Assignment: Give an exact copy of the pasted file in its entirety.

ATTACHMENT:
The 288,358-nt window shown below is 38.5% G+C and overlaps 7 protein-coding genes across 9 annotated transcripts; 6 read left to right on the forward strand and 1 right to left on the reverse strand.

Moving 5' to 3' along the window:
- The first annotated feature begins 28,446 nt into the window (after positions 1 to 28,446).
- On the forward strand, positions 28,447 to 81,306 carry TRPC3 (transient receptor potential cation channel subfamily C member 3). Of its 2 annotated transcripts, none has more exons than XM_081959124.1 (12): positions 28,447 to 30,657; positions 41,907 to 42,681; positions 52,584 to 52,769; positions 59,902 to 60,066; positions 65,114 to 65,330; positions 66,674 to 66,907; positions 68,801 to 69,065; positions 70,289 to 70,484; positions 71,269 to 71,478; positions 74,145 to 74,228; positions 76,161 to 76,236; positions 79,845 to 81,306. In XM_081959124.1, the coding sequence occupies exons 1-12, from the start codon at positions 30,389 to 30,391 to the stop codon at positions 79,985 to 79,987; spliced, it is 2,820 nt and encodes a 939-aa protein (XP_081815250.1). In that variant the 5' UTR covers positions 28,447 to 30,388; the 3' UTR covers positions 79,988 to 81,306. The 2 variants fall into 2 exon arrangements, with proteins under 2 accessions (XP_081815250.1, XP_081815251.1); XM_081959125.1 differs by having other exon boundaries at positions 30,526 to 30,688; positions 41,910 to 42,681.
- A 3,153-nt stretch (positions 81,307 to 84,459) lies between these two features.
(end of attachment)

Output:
The 288,358-nt window shown below is 38.5% G+C and overlaps 7 protein-coding genes across 9 annotated transcripts; 6 read left to right on the forward strand and 1 right to left on the reverse strand.

Moving 5' to 3' along the window:
- The first annotated feature begins 28,446 nt into the window (after positions 1 to 28,446).
- On the forward strand, positions 28,447 to 81,306 carry TRPC3 (transient receptor potential cation channel subfamily C member 3). Of its 2 annotated transcripts, none has more exons than XM_081959124.1 (12): positions 28,447 to 30,657; positions 41,907 to 42,681; positions 52,584 to 52,769; positions 59,902 to 60,066; positions 65,114 to 65,330; positions 66,674 to 66,907; positions 68,801 to 69,065; positions 70,289 to 70,484; positions 71,269 to 71,478; positions 74,145 to 74,228; positions 76,161 to 76,236; positions 79,845 to 81,306. In XM_081959124.1, the coding sequence occupies exons 1-12, from the start codon at positions 30,389 to 30,391 to the stop codon at positions 79,985 to 79,987; spliced, it is 2,820 nt and encodes a 939-aa protein (XP_081815250.1). In that variant the 5' UTR covers positions 28,447 to 30,388; the 3' UTR covers positions 79,988 to 81,306. The 2 variants fall into 2 exon arrangements, with proteins under 2 accessions (XP_081815250.1, XP_081815251.1); XM_081959125.1 differs by having other exon boundaries at positions 30,526 to 30,688; positions 41,910 to 42,681.
- A 3,153-nt stretch (positions 81,307 to 84,459) lies between these two features.